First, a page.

To the untutored mind it seems like magic, or the greatest, weirdest coincidence imaginable. But it isn't magic, it's mathematics according to Richard Mak, and he's a bit like Near when it comes to the old calculations.
Death Note Light Yagami Actors' Shared Birthday Phenomenon
To see where and how each played Light, consult:
Casting Kira: Light Yagami Actors Across the Globe
Krisztián Kolovratnik and Tatsuya Fujiwara share a birthday on May 15th
Kenji Urai and Masataka Kubota share a birthday on August 6th
Yeong-Seon Kim and Nat Wolff share a birthday on December 17th
For the sake of simplicity let's assume that February 29th doesn't exist, which shouldn't affect calculations too much, but also that somebody is equally likely to be born on every day of the year. The latter is obviously not true because there are certain times of year where more babies are born than others for various reasons, but it still shouldn't take away the basic argument here.
Let's first think about the probability that *nobody* shares a birthday - after all, if you know the probability that nobody shares a birthday, you know the probability that at least two people share a birthday! Consider this:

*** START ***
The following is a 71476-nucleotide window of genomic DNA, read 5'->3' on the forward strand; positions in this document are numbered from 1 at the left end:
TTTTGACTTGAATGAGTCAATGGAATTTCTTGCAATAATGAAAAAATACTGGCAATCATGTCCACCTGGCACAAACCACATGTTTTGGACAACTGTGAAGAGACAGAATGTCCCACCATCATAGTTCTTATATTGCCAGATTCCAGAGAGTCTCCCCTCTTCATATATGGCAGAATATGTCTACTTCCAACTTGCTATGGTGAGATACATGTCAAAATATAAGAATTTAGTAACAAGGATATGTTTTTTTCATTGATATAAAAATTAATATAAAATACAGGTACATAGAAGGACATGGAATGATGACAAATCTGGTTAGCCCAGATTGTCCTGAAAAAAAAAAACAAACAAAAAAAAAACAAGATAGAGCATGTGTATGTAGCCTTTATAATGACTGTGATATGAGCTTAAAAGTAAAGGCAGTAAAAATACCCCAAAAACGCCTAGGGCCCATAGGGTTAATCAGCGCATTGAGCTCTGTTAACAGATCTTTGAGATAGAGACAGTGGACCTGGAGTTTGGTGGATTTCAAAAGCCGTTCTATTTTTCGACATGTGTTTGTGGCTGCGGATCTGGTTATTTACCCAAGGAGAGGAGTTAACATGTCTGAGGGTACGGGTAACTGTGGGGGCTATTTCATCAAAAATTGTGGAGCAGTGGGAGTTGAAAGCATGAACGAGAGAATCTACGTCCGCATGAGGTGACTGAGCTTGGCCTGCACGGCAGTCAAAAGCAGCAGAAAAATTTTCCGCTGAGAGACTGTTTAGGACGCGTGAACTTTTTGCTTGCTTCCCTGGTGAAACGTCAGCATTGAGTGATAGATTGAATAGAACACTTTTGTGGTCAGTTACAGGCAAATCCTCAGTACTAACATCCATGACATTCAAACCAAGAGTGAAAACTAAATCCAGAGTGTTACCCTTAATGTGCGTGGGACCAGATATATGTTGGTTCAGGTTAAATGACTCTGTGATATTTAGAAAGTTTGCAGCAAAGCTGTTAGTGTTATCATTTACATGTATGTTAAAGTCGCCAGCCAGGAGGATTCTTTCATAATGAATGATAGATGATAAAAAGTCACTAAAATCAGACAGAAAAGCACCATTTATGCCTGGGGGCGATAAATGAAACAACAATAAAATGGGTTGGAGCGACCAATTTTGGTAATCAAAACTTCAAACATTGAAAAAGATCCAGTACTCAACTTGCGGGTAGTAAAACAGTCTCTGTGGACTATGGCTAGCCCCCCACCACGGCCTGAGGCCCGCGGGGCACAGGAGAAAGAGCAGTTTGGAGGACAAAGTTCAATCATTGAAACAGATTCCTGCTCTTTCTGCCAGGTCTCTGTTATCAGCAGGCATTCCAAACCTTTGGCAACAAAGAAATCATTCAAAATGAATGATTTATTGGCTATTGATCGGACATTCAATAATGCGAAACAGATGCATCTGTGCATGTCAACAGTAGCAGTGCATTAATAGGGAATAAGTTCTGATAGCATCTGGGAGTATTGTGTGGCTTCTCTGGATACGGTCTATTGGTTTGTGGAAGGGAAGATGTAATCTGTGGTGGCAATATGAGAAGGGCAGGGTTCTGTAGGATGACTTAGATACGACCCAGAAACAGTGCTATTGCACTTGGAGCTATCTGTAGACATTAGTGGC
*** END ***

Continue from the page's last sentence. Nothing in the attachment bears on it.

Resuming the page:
- Person 1 doesn't have anybody to share a birthday with yet.
- Person 2 has a 364/365 chance to not be born on the same day as person 1.
- Person 3 has a 363/365 chance to not be born on the same day as person 1 and 2.
Another way of looking at it which may be easier to understand is this:
Suppose you have a room filled with N people [Matti helpfully supplies image to illustrate point - see right], where N is any whole number (because you can't have half a person, unless it is a corpse...).
That means that in a room of 23 people, or N=23, then person 1 (23-1) has 22 people to check his birthday with, person 2 (23-2) has 21 people to check his birthday with, and so on... You end up having 253 possible combinations of people, and so 253 possible birthday checks, which is a lot!
By these maths, it's actually pretty unexpected that the twenty-two aforementioned Light Yagami actors have three pairs of people sharing a birthday.
Actually working out specific numbers is quite difficult. I took a quick look at my university's digital library and couldn't find any research papers on anything beyond the canonical birthday problem (i.e. purely looking at the probability of two people sharing a birthday).
Nevertheless, the Kira Actors Birthday Phenomenon pings against a known mathematical problem, and the probability pans out.